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Figure 3. Differentially expressed transcripts with ≥2 log2 fold change expression difference at p≤0.01, between IITR26 vs. WL711.

(a) Venn diagram shows the total number of the differentially expressed transcripts and overlap at 14 and 28 DAA (b) Differentially regulated transcripts in biological and functional MapMan BINs.

https://doi.org/10.1371/journal.pone.0111718.g003

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Figure 4. A heat-map of 170 transcripts listed in tables 3 and 4.

The heat map shows the expression potential of the probe sets in 22 anatomical plant parts (Seedling, coleoptiles, leaf, shoot apex, mesocotyl, crown, root, inflorescence, spike, spikelet, anther, pistil, glume, caryopsis, embryo, endosperm, shoot, leaf, sheath, flag leaf, crown, roots), based on the previously reported 1532 experiments listed in Genevestigator (https://www.genevestigator.com). In the heat map, ‘Crown’ and ‘Root’ labeled at 6th and 7th column, respectively, represent the organs of seedlings.

https://doi.org/10.1371/journal.pone.0111718.g004

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Table 1. Enrichment of GO terms in 282 genes up-regulated (≥2 log2 fold) in developing grains of IITR26 during 14 and/or 28 DAA.

https://doi.org/10.1371/journal.pone.0111718.t001

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Table 2. Enrichment of GO terms in 466 genes up-regulated (≥2 log2 fold) in developing grains of WL711 during 14 and/or 28 DAA.

https://doi.org/10.1371/journal.pone.0111718.t002

Candidate genes involved in the transport and accumulation of minerals and other solutes

Transcripts related to metal homeostasis showed differential expression levels in the developing grains of the two genotypes, IITR26 and WL711 (Table 3). Metallothionein (MT) was up-regulated in IITR26 developing grains as compared to WL711. MT is a cystein rich protein having the capacity to bind with metals through its thiol group. It plays an essential role in metal ion homeostasis, transport and storage in the cell [32], [33], [34]. In the seed, its abundance has been reported in aleurone and embryo [35], whereas endosperm shows comparatively less expression. This coincides with aleurone and embryo being hot spots for mineral localization [10]. Elevated transcription of Manganese ion and Transition metal ion binding proteins was observed in IITR26, mainly during 14 DAA (Table 3). Transition metal binding protein, an orthologue of Farnesylated protein 3, is involved in executing metal ion homeostasis and, biotic and abiotic stress tolerance [34]. Its expression has been recorded mostly in seed tissues (Figure 4).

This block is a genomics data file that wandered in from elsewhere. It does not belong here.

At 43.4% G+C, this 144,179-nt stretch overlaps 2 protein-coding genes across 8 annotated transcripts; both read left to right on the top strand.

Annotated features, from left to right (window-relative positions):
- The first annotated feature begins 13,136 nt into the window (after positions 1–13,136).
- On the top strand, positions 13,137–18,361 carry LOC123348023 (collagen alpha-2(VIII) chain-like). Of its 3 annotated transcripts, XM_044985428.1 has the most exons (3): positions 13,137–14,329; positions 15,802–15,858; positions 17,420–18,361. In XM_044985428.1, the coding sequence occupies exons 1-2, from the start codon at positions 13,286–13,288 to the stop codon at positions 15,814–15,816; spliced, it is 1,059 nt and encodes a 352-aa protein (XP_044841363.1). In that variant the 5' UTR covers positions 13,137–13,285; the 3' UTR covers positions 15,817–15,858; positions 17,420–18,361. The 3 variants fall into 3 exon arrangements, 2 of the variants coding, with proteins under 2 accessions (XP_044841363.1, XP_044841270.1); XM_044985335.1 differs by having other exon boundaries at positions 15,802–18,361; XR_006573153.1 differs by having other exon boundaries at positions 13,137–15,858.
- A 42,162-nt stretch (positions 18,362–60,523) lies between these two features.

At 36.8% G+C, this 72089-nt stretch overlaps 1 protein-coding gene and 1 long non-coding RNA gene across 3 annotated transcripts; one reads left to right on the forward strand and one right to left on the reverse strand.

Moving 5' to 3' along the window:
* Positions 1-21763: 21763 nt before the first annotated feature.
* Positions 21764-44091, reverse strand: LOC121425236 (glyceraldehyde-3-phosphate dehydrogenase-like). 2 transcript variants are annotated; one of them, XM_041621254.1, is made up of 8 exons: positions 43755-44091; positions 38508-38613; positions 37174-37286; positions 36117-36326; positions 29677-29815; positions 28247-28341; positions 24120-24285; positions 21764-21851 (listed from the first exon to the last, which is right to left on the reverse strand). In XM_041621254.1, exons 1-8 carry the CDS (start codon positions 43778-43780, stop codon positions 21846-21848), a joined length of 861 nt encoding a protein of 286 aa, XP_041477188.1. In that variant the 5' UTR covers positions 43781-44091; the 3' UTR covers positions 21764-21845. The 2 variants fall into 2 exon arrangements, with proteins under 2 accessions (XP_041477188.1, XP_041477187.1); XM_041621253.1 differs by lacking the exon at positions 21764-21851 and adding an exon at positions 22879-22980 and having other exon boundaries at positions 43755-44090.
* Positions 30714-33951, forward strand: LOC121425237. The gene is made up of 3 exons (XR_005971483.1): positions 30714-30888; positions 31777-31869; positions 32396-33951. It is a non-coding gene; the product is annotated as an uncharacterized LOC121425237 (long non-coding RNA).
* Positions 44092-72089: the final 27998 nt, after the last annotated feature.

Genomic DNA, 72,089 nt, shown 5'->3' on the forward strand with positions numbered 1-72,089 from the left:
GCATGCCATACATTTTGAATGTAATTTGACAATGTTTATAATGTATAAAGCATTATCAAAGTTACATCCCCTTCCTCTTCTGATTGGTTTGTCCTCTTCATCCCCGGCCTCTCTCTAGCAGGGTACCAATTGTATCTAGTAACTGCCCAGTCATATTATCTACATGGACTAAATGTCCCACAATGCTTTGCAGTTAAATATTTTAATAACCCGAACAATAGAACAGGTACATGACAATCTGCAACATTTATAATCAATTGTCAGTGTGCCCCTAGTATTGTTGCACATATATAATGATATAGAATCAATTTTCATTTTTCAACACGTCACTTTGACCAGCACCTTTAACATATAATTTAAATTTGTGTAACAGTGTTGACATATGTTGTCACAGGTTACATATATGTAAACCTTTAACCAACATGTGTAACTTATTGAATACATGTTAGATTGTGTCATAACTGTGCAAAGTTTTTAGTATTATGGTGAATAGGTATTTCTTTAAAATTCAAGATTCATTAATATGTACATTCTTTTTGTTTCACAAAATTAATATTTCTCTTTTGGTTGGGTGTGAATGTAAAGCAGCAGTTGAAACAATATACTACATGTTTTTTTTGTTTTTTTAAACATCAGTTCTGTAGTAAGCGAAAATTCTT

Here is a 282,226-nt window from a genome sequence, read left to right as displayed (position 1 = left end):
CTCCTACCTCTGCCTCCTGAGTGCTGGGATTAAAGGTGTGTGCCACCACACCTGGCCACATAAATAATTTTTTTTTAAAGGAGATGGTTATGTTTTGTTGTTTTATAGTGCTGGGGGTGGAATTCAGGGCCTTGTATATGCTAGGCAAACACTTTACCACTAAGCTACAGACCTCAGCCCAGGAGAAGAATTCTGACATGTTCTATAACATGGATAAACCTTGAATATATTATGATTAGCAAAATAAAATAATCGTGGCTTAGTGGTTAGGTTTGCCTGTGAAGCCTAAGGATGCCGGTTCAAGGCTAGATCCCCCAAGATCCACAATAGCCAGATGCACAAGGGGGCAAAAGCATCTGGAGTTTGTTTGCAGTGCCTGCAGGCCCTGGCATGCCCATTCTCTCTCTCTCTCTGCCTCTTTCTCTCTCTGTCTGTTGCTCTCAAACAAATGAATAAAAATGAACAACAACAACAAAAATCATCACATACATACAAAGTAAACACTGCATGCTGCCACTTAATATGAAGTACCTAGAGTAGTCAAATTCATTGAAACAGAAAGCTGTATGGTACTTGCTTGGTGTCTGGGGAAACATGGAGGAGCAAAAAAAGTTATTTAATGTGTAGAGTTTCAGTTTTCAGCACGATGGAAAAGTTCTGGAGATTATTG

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Table 3. Differentially expressed transcripts involved in the transport and accumulation of minerals and other solute.

https://doi.org/10.1371/journal.pone.0111718.t003

A transcript of the NAM-1 gene was found up-regulated in developing grains of IITR26 during grain filling. RNAi mediated suppression of NAM in wheat resulted in lower grain mineral and protein concentrations [36], [37]. Further, expression of the probe set was found limited to endosperm in meta-analysis (Figure 4). Seed specific NAM-1 could be one of the candidate genes which play role in mineral accumulation in wheat, during grain filling.

Late embryogenesis abundant (LEA) proteins play crucial role in conferring tolerance to metal stress [38], [39]. LEA proteins are suggested to be involved also in sequestering divalent metals, and micronutrient trafficking in phloem tissues [40], [41]. Enhanced expression of LEA-12 could facilitate higher level of mineral accumulation in the grains of IITR26.

Elevated expression of lignin biosynthesis related genes have been observed, mainly during metal stress, in metal hyper-accumulator plants [42]. The up-regulated Cinnamoyl CoA reductase gene, an enzyme of the lignin branch biosynthetic pathway, presumably provides metal tolerance in developing grains of IITR26. Up-regulation of Flavonoid biosynthetic pathways genes has been notified under metal and biotic stresses [43]. Flavonoids, such as quercetin, have capacity of chelation of transitional metals [44]. Flavanone 3-hydroxylase has sites for putative iron binding [45]. Genevestigator analysis revealed the expression of Flavanone 3-hydroxylase and Dihydroflavonol-4-reductase genes largely in seed tissue (Figure 4). Their up-regulation, during early grain filling stage in IITR26, could be helpful in favorably accumulating more transition metals [46].